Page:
Teri Orr: Love is love
It seems like such a classic case of foreshadowing. Of maybe a few folks, now being forced to take stock, of how they tried to run a good man out of town because he was, basically, too good. The new Pope would forgive all the mistakes, because well, he’s proving to be a real man of God. But he would also shine a light on the good man, who worked here, mostly thanklessly, for 16 years.
Not so many years ago, maybe six or so, Father Bob decided, kinda on his own terms with Christ, that shutting anyone out of the Catholic Church who wanted to worship was wrong-headed. If you came into the church, loving humans and loving God, that should be enough. If you loved same-sex humans, the issue was the same — all humans should respect and love one another. He started holding masses for the LBGT community and it almost cost him his job. Mean-spirited, self-righteous folks contacted Rome, yes, Rome about the Catholic priest from Park City, Utah, who embraced the idea of serving all of his flock. A parishioner, who had lived in town less than a year, contacted The Salt Lake Tribune and told them there was a story here. Reporters came to town and asked Bob a bunch of questions, including about his own preferences and Father Bob confessed he lived a celibate life but he had determined he was, in fact, a gay man. It became a front page, over-the-fold story, with a full color photo that "outed" Father Bob.
More fuss ensued. A few years passed and Father Bob took a sabbatical from priesting to travel the world and go on a kind of spiritual walkabout. He walked The Camino in Spain and spent time in parts of Europe and New Zealand (or was it Australia). He visited with friends in the States. Then he came back to Utah to be reassigned. He is now serving in a church in Cedar City. But he purchased a home here, in Park City, where he visits often and plans to retire after this final tour of duty.
Today all that fuss sounds so archaic and so silly. If the new Pope in Rome says who is he to judge who comes to worship… seems like Bob was ahead of the curve… and the story.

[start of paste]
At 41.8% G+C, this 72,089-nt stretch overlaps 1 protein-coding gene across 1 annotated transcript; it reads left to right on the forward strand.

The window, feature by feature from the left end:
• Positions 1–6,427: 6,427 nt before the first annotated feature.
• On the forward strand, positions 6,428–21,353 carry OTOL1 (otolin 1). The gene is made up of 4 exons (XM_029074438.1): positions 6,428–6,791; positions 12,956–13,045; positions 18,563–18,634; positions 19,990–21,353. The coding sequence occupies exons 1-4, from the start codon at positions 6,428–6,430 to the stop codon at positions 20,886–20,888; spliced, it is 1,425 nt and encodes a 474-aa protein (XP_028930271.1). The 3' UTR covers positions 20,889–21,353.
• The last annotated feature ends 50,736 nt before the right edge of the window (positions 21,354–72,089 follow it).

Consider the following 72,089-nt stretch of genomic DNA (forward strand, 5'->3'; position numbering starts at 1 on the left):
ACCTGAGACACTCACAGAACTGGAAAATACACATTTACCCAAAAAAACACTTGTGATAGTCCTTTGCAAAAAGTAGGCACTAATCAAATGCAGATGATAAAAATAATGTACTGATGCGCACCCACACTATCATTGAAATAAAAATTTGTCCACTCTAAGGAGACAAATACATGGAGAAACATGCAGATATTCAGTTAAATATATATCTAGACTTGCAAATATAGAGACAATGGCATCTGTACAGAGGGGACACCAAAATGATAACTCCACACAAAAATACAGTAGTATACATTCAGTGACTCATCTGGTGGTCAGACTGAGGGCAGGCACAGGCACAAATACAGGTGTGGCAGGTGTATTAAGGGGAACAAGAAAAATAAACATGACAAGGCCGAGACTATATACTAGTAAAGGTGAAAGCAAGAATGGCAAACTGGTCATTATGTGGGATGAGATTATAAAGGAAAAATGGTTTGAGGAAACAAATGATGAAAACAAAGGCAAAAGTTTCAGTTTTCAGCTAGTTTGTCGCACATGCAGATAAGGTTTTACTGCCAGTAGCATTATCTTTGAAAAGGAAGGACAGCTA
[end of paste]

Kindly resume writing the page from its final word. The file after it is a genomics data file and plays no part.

And this week, when a federal judge decided the federal law trumped state law and same-sex couples were entitled to the same rights of promised bliss as the opposite-sex folks, right here in Utah, well all hell didn’t break loose but the temperature here in hell was officially 32 degrees and frozen over. Pigs flew. And the people rejoiced. Cried and sighed and hugged and some quietly celebrated after decades of quietly loving one another, and they all stood up and married in joyous fashion and it all seemed like the kind of Christmas miracle, George Bailey never could have imagined.
Sometimes you can have a moment, after you hit, say, 50 and you think, I never thought I’d live long enough to see… and then ZAP! You DO live long enough and you rub your eyes and shake your head and laugh and sigh and pinch yourself and say, oh my. Aren’t I lucky I lived long enough to see THAT happen.
Equal rights are simple in theory and simple in action. But the getting there is the messy stuff. You have to think of the lynchings and hate crimes and discrimination of every rainbow stripe that occur in the name of fear, of someone being different, being The Other, and you can be overcome with sadness. The disowned children, the uninvited guests, the whispered-about employees who "couldn’t be trusted" to serve their country. And it all seems as silly as who can drink from a single water fountain, or ride in the front of the bus, or just sit and order lunch at the lunch counter.
We live in a time when decades, hell centuries, of strongly, wrongly held beliefs, are crashing in, and down and around us. And boy it feels good. Women can vote and drive in most of the world now. Polio is nearly eradicated from the planet. A black man is president of the United States, just a few short years, really, after segregation was made illegal. And double water fountains for whites and blacks removed.
"Love is love" was the phrase bantered about all week and it seems so obvious. But so did: all people should be able to vote, drive, own cattle, and property. And when loving all people becomes so easy, you forget why we disliked the skinny ones or the tall ones or ones who wore funny clothes. Being equal in the eyes of a loving god, means we have to re-examine the beliefs our parents gave us. A Pope who sleeps in a modest apartment and has left the Popemobile in the garage for a more utilitarian vehicle and who has been spotted in a simple black cossack, sneaking out of the Vatican at night and serving the homeless meals, well, it is all a time of great hope and joy.
I’m not a Catholic, nor really comfortable with any banner under heaven, waving. But you have to pay attention to the radical rapid shifts on the planet, and feel the wave of hope that is swelling. And you can say it is the essence of the Dali Lama or know it is the refrain to one of my favorite Grateful Dead songs, but in the end, the question we have to ask ourselves, the basis of my personal religion is "But are you kind?" It isn’t much and it is everything to consider this Sunday in the Park…
Teri Orr is a former editor of The Park Record. She is the director of the organization that provides programming for the George S. and Dolores Doré Eccles Center for the Performing Arts.
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